After ten months of one of the longest and bloodiest battles in Russia’s war in Ukraine, Ukrainian soldiers are now defending a shrinking half-circle of ruins in a western neighborhood of Bakhmut, only about 20 blocks wide and continually pounded with artillery. In this article, we’ll take a closer look at the current situation in Bakhmut, the strategic imperative of holding out, and the challenges facing Ukrainian soldiers.
UKRAINIAN ARMY HUNKERS DOWN IN A SHRINKING BATTLE ZONE
Pushed into this ever-smaller corner of the 16-square-mile city, the Ukrainian army is determined to hunker down and hold out, even as allies have quietly questioned the rationale for fighting block by block, sustaining significant casualties, in a city that is a devastating panorama of damaged buildings and rubble. Even six weeks ago, Ukraine’s toehold in Bakhmut had seemed tenuous and the city close to being encircled, according to recently leaked U.S. intelligence documents.
HOLDING OUT IN GRIM CONDITIONS
In Kyiv’s assessment, holding out in these grim conditions is a strategic imperative, to bog down the Russian Army while Ukraine rearms and retrains its own military for a coming counteroffensive. Ukrainian soldiers are pursuing a costly strategy to hold out. The military continually deploys small units of soldiers into dire conditions in close-range urban combat, while thousands of others defend the access route from fields and villages to the city’s west.
SHORTAGES OF AMMUNITION
The problem facing Ukrainian soldiers is not bottlenecks along the perilous access road into the city, but general shortages in Ukraine’s military warehouses. Ukraine has been short on various ammunition, including artillery shells, tank rounds, and rocket-propelled grenades. Allies have been slow with deliveries, and Ukraine needs its partners to be more rapid in providing the needed supplies.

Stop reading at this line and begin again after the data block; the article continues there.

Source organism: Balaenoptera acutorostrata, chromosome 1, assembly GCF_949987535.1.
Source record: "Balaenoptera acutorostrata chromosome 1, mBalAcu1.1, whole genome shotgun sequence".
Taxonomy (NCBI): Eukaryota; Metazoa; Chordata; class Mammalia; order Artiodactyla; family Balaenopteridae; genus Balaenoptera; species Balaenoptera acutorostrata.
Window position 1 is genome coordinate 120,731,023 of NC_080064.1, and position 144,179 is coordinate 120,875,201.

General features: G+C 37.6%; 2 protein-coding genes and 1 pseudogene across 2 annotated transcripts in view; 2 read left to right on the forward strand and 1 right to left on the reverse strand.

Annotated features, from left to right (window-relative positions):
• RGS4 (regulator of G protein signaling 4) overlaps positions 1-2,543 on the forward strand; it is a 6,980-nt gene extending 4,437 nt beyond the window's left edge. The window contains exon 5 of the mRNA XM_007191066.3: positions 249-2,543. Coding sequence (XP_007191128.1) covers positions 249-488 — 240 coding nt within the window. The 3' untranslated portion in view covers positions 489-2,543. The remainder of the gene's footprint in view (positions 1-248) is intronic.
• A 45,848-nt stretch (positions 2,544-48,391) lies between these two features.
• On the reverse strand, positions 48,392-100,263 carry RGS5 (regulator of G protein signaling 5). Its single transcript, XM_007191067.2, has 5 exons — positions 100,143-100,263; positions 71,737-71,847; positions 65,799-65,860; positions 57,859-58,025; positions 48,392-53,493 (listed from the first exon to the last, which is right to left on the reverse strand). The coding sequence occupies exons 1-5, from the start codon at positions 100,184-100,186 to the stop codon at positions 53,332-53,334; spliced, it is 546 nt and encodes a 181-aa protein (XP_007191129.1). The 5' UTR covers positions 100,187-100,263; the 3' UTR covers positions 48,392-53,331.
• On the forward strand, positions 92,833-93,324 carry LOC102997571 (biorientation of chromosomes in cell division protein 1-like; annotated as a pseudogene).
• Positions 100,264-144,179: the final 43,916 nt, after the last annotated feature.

CLOSE-RANGE URBAN COMBAT
Ukrainian soldiers are fighting in abandoned buildings, basements, and trenches cut through parks, under round-the-clock bombardment. They are often close enough to hear Russians talking in nearby buildings. The sheer silence of the city is broken every few seconds by a boom or a rattle of small arms, coming from three directions, the north, east, and south, just hundreds of yards away. Each side claims that the battle for Bakhmut, which has resulted in tens of thousands of casualties over 10 months, has been vital for weakening the other.
ADVANTAGES AND CHALLENGES OF URBAN WARFARE
Such street fighting has advantages for Ukraine. As in any urban warfare, the maze of ruins and hiding places forces the more powerful military, in this case Russia’s, to fight on an equal footing, unable to leverage its superiority in heavy weaponry or artillery. In urban combat, it is common to deploy an encirclement strategy to starve defending forces of ammunition, but Ukraine has reinforced the access road and held it open, allowing for resupply and evacuation of wounded.
In conclusion, the battle for Bakhmut has been a long and costly one for both sides. Ukrainian soldiers are fighting to hold out in a shrinking battle zone, facing shortages of ammunition and ever-present danger in close-range urban combat. However, the strategic imperative of bogging down the Russian Army while Ukraine rearms and retrains its own military for a coming counteroffensive is driving their determination to hold out.
The article above is based on real events that took place in Bakhmut, Ukraine, during the country’s conflict with Russia. The article aims to provide an informative and factual account of the situation without taking any political or social stance. It does not intend to promote or endorse any political ideology, party, or individual. The article also does not offer any legal advice or opinion. The information presented in this article is accurate to the best of our knowledge and belief, based on sources deemed reliable, but we cannot guarantee its absolute accuracy. Readers are advised to conduct their research and verify any information before making any decisions or taking any actions.